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SCAN SAMPLING AND WATERFOWL ACTIVITY BUDGET STUDIES: DESIGN AND ANALYSIS CONSIDERATIONS

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Scan sampling is a common technique used to quantify the activities of animals, including waterfowl. When large numbers are present, it is often impractical to record the activities of each individual, and sub-sampling is employed. We present a method for the design and analysis of scan sampling studies involving sub-sampling, based on an actual study of waterfowl activity on a waste stabilisation pond. The design we propose avoids subjectivity in the selection of individuals, is truly random rather than haphazard, and is adaptable to other situations. It allows for the population on each sampling occasion to be divided into separate strata with samples taken from each. The method of analysis addresses the statistical issues arising from such designs. In estimating the proportion of individuals engaged in an activity, it uses the information from observations in which some of the individuals are counted but their activities not recorded, and estimates the sampling variance introduced by sub-sampling. In comparing the mean proportions for different levels of a factor, such as time of day, the method uses restricted maximum likelihood (REML), an algorithm which can account for the sampling variance as well as for missing data. It is anticipated that the methods described in this paper will assist researchers using the scan sampling technique, or workers in any discipline where sampling characteristics are similar.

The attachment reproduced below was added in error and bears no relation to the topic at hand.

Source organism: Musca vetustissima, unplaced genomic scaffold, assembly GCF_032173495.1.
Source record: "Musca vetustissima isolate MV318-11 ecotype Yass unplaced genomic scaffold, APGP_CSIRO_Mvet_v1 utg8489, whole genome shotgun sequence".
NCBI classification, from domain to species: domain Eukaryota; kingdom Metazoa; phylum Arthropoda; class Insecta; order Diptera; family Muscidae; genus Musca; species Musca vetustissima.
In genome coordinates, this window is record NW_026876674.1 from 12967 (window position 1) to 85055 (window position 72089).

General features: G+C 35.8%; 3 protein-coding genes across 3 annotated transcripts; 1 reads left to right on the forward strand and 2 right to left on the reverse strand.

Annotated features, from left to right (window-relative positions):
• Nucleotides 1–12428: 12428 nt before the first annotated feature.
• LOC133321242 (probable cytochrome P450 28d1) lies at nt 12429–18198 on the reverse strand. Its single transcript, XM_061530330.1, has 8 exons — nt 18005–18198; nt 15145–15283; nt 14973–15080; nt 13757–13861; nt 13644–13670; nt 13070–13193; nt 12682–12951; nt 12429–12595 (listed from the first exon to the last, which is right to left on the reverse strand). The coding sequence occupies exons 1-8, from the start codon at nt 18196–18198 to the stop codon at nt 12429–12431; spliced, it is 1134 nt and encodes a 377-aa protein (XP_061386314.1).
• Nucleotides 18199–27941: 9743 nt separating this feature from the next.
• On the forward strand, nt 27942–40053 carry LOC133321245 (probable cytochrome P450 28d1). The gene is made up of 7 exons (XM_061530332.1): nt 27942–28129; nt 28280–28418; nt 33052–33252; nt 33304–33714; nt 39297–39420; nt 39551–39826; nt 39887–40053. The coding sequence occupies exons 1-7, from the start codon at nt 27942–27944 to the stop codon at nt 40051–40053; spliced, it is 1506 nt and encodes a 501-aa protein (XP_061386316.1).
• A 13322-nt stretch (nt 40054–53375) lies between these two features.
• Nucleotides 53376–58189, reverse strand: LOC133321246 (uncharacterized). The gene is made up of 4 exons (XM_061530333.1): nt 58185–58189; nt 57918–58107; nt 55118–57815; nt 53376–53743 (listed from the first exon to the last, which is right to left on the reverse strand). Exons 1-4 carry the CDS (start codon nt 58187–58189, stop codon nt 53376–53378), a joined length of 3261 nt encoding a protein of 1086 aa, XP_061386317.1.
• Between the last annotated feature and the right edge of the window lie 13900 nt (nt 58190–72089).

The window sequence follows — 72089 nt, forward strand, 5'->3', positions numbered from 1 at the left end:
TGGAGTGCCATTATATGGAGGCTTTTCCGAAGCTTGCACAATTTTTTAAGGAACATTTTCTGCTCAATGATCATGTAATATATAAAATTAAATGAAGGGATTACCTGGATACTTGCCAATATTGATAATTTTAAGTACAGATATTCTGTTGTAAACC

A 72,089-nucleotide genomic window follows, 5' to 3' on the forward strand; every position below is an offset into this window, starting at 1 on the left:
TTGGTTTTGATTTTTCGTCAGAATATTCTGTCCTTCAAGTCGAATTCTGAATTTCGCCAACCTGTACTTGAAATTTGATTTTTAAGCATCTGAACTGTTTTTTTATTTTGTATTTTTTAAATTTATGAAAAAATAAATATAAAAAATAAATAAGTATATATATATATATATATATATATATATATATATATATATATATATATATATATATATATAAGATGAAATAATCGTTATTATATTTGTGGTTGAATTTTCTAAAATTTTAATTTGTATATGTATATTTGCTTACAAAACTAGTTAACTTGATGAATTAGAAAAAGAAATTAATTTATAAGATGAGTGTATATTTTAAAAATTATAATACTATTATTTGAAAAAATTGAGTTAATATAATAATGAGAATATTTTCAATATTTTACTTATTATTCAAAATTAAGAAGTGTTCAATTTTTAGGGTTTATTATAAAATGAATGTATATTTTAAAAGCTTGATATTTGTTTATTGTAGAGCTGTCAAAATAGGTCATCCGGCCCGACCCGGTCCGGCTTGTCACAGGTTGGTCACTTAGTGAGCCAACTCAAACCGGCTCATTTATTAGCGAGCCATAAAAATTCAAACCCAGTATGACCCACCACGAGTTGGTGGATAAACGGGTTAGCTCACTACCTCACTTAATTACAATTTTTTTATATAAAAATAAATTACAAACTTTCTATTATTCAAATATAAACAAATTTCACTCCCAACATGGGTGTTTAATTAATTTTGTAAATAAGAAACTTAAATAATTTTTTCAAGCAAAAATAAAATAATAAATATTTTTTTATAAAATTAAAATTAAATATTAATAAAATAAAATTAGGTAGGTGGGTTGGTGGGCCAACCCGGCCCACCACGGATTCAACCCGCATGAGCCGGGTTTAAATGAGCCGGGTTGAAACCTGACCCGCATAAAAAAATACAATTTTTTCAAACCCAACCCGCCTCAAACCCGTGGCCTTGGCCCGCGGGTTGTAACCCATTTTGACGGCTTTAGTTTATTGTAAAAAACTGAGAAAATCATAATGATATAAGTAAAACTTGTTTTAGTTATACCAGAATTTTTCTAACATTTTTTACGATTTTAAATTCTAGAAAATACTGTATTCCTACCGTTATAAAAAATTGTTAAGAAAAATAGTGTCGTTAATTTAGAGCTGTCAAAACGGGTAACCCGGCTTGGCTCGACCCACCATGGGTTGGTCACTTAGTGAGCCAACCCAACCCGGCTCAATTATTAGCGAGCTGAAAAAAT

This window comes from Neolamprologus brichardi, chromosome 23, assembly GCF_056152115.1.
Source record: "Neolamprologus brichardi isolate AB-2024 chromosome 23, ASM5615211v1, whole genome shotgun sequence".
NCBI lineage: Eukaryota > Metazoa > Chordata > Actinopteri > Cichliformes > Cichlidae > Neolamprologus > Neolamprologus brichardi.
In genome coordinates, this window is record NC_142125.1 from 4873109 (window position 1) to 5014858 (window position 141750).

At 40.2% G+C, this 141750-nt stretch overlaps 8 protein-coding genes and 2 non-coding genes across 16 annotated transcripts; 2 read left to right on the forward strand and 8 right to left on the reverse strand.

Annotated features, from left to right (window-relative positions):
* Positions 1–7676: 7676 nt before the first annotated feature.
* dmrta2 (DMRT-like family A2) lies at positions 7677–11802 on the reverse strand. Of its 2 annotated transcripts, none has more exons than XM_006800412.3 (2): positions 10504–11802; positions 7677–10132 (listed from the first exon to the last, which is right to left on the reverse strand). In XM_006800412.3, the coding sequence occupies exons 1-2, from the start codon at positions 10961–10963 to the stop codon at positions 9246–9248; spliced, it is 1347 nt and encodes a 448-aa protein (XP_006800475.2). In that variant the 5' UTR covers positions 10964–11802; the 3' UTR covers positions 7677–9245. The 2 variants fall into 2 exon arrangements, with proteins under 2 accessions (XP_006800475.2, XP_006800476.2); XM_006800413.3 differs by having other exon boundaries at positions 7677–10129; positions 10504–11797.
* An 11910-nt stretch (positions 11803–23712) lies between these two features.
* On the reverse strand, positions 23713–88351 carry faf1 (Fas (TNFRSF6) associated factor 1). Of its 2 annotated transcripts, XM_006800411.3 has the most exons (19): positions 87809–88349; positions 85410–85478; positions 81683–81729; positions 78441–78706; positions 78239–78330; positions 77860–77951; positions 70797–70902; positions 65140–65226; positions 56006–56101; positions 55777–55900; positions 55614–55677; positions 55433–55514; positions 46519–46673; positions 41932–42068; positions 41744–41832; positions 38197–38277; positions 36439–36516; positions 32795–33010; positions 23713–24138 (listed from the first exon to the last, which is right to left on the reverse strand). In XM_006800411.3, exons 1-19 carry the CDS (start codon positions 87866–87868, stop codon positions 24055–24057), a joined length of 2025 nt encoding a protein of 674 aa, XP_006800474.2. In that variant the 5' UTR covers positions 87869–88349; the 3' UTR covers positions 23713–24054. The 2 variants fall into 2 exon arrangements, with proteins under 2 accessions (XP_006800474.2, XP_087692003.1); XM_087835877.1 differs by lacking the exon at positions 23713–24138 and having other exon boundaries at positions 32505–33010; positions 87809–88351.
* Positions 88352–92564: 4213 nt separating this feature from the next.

10.1163/156853901317367654
/content/journals/10.1163/156853901317367654
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/content/journals/10.1163/156853901317367654
2001-11-01
2016-12-06

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